The first few clusters of crocus flowers have appeared. The geese are back. So are the overly-eager short-wearers. Which, by default, means that it’s officially spring around here. Eschewing the cautionary proverb, “En avril ne te découvre pas d’un fil“, the population of this town have started to appear in droves on outdoor terrasses – drinking beer, eating brunch, or whatever else they can get their hands on, so long as it’s outside, tabarnak. Some wear tank tops, others wear jackets. At this time of year, it’s a bit of a free-for-all. Vestimentary choices are varied and incongruous, providing a reliable source of entertainment for onlookers. I might still have the heat on in my apartment, but there was a girl at the bus stop this morning in booty shorts.
Oui, un vrai free-for-all.
As annual tradition dictates, we might be a bit early in peeling off the layers, but having been deprived of heat and daylight for an infernally long winter, we’ve gotten antsy. Pants-on-fire antsy. Everyone wants to lay claim to spring (it’s mine, it’s mine…and you can’t take it awaaaay!) and for some of us, that means wearing booty shorts the first day the mercury hits the double digits. For others, it means kicking back on a patio, despite frosty extremities. And for the rest of us boring people, it means that it’s time for some serious spring cleaning – that kind of no-turning-back deep clean that requires gloves, scrub brushes, elbow grease and dogged commitment.
It might not sound like fun to you, but I’m actually really into spring cleaning. It gives me a chance to start from scratch and shed the winter cocoon. Of specific interest to me is (surprise, surprise) the kitchen, where I’m liable to tear apart the fridge, freezer and pantry in one fell swoop. It’s a full-day endeavour that I usually tackle in the (ultra-sexy) uniform of baggy leggings and an old t-shirt, with some Harry Belafonte playing in the background. The part I most look forward to – aside from the Belafonte – is going through my pantry: cleaning it out, doing the triage, making a list of new things to buy, and re-stocking it. I’ve always been a sucker for a well-stocked pantry, which is why I relish opportunities like these. Spending a breezy Sunday drinking coffee, listening to some tunes, all while excavating and reorganizing the contents of my cupboard like a game of dried-goods Tetris? Sign me up.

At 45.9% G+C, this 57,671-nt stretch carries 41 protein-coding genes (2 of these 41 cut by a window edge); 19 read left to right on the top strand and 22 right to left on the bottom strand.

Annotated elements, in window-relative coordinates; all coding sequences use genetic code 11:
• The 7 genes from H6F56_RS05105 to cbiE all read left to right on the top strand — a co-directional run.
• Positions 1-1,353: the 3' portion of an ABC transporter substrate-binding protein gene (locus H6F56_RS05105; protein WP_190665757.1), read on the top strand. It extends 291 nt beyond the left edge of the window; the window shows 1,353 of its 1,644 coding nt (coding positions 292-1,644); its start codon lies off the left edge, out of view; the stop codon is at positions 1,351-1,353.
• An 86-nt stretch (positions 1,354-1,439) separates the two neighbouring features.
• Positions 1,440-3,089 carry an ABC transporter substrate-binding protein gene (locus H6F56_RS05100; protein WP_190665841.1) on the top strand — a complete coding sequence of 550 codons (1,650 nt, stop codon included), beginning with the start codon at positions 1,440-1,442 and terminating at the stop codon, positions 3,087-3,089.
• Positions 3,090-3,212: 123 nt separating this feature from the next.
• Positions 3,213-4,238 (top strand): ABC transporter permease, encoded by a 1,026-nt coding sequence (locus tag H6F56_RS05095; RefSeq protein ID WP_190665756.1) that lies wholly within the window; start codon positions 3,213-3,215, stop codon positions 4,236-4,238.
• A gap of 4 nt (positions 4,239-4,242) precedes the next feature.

It’s amazing (er, terrifying?) how much this seemingly mundane activity brings me so much joy. In rediscovering the items I have stowed away (I have tamarind paste??) and in anticipating the new things I’ll soon acquire (miso! buckwheat flour! Valrhona chocolate!), I get really, really, stupidly excited. (For this – and, other reasons – I’m fairly certain I have an octogenarian living inside me. But that’s ok, because at least we both like marmalade. And I’ve usually got a jar hanging out at the back of the pantry.)
When it’s all said and done, I think the most important offshoot of re-stocking the pantry is that it renews my interest in cooking. This is especially true when things seem to have fallen in a slump (a failed attempt at a “healthy” banana bread and a tasteless celeriac soup are two of the latest hapless items to come out of my kitchen. Just be glad you weren’t around for those). Refreshing the spice rack is a central part of the pantry renaissance, as most dried herbs and spices tend to lose their potency within 6 months of purchase, if not before. If you’re into cooking, it’s crucial to keep things moving in your spice rack by switching out the old for the new every few months. Because, let’s be honest, the last thing you want is to spend all that time prepping an elaborate curry, only to discover that tastes like sawdust.
I’m partial to buying spices in bulk, rather than the stuff in the little bags or jars at the supermarket, because a) the spices are usually fresher; b) they’re usually cheaper; c) it allows me to buy the quantity I want, which in turn means I can buy in small quantities, often; and d) I get to peruse the Middle-Eastern shop around the corner and talk to my Iraqi spice guy, who is a total pro when it comes to this kind of stuff.